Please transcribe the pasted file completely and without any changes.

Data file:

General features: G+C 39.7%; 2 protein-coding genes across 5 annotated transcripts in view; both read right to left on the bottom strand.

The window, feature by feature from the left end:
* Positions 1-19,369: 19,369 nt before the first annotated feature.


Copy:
General features: G+C 39.7%; 2 protein-coding genes across 5 annotated transcripts in view; both read right to left on the bottom strand.

The window, feature by feature from the left end:
* Positions 1-19,369: 19,369 nt before the first annotated feature.